many of us would push back so publicly and vigorously? Which of our vendors (commercial laboratory giants) would pull their ads
and go to bat for us?
wondered: would anyone follow a laboratorian around and detail the skill,
knowledge and critical thinking demonstrated on a daily basis? Would they find it "sexy" to highlight the diagnoses made or lives saved through information provided by a medical laboratorian? Maybe they could
start with the patient, follow the specimen through the laboratory and then loop back to see how MLS
influences diagnosis, treatment, monitoring and eventual clinical outcome.
made that suggestion to Ms Robbins. She did not make a commitment but at least
she retweeted my tweet to her. She may be reached through her website at http://www.alexandrarobbins.com/ and her Twitter handle at @AlexndraRobbins
bet that book would be a great read!
a few short years ago healthcare technology company Theranos burst on the
scene. This company founded by a non-scientist college dropout Elizabeth Holmes
is now a billion-dollar success story.
differentiating edge is to make lab tests available easier, faster, cheaper and
using micro samples instead of the traditional multi-tubes of blood.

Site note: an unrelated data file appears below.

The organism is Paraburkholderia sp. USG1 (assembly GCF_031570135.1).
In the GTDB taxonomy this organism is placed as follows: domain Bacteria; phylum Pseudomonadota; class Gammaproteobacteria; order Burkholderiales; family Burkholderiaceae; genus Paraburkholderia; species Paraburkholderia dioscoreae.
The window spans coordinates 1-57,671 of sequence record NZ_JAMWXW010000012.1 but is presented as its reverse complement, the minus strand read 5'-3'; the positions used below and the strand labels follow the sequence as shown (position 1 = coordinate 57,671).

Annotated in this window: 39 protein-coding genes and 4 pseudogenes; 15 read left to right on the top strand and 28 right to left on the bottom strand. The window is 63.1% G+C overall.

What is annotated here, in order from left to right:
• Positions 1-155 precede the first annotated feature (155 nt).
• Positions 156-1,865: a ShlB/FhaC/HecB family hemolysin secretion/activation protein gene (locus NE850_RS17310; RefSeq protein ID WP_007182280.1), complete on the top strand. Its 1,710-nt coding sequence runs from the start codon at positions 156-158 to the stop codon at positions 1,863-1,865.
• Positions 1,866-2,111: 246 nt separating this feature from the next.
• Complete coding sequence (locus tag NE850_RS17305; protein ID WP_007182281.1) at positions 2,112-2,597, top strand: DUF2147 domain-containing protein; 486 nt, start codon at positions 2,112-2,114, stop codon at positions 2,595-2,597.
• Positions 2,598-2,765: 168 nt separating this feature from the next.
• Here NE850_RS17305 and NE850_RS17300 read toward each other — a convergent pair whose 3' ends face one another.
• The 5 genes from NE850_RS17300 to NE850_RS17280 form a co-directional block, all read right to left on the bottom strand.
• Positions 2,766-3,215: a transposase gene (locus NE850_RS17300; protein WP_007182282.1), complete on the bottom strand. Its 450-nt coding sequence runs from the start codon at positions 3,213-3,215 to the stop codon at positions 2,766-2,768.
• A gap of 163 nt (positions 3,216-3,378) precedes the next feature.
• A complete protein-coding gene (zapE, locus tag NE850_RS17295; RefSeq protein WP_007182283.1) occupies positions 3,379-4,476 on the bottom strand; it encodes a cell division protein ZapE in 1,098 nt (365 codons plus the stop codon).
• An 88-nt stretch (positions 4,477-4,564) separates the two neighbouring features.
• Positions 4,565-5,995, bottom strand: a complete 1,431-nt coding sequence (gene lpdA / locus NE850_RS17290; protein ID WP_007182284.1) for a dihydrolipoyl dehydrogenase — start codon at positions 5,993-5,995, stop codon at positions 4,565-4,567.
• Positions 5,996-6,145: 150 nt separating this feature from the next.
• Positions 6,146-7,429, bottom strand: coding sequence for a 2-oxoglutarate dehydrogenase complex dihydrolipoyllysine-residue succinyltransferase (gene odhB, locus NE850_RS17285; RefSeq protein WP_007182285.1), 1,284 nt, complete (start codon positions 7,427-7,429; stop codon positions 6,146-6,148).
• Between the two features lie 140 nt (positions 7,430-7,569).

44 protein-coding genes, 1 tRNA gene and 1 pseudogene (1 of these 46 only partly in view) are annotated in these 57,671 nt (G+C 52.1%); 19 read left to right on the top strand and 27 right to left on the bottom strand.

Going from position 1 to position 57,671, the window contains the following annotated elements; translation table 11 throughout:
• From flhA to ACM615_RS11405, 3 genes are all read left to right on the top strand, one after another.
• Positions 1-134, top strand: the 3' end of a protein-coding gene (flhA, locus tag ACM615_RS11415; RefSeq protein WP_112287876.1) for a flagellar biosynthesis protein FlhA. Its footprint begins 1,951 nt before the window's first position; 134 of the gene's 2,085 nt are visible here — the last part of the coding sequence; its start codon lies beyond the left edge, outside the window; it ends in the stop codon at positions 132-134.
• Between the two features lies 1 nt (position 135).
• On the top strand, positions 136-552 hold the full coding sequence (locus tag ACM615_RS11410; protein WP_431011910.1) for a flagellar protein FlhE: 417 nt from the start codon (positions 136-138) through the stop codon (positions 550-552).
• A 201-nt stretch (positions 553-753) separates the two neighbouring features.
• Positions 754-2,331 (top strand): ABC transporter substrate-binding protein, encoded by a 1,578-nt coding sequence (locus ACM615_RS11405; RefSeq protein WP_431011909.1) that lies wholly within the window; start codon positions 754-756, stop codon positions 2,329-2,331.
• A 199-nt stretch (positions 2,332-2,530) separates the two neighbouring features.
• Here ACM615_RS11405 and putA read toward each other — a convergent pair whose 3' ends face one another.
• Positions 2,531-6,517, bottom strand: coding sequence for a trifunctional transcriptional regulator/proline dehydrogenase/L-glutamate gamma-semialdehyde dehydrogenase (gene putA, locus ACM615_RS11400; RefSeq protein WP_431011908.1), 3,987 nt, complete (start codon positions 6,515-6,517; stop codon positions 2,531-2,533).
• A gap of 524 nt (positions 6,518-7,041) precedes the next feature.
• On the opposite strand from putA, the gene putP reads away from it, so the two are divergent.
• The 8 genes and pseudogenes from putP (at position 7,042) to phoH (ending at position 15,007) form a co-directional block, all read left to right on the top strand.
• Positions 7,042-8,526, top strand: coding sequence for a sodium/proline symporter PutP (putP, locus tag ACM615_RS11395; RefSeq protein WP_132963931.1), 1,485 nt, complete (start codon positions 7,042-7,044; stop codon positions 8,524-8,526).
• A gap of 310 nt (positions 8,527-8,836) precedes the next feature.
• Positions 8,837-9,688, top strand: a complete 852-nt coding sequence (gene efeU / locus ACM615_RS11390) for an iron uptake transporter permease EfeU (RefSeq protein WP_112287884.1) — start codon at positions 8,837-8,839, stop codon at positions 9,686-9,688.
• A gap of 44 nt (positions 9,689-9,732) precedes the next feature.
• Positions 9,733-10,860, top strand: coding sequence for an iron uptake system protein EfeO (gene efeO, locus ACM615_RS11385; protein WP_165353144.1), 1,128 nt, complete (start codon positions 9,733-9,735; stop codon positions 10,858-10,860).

believes that the healthcare consumer should direct their healthcare. Part of
the Theranos gospel is the belief that if testing were more widely available (faster,
cheaper, easier, a less painful collection) then many diseases could be diagnosed
earlier and more effectively treated-or even avoided completely. So far Theranos has
partnered with Walgreen pharmacy to offer the in-pharmacy collection of micro samples which are then sent to Theranos
labs for analysis where the results are then turned around rapidly.
is also a differentiator. As an example, Theranos charges around three dollars for a typical cholesterol
test, while the traditional lab might charge around fifty dollars.
the interest of direct access testing (DAT) and a more empowered patient (not
to mention creating a huge market for itself) Theranos aggresively backed a new
law in Arizona that gives the public wide latitude in ordering their own lab
being conservative and suspicious by nature, have looked askance at Theranos.
Where are the peer-reviewed studies showing the science behind microanalysis? How is it
possible to offer such large panels from a single fingerstick? With the
collection piece performed by individuals with a variety of training, and done in
a variety of settings, how do they guarantee the integrity of the specimens?
Where are the comparative studies and correlations?
has been largely silent and has not even
responded to critics convincingly. However several of their tests are FDA
approved. Recently the FDA also cleared the use of the Theranos nanotainer
tubes and the proprietary Theranos analytical software. In that same clearance the
FDA cleared an HSV-1 test that Theranos had correlated using blood collected in
their nanotainers and run on Theranos systems against traditional venous draws analyzed
by an FDA cleared commercially available reference method.
mystery has not been completely solved. The suspicion is still there. But this is a step
in the right direction.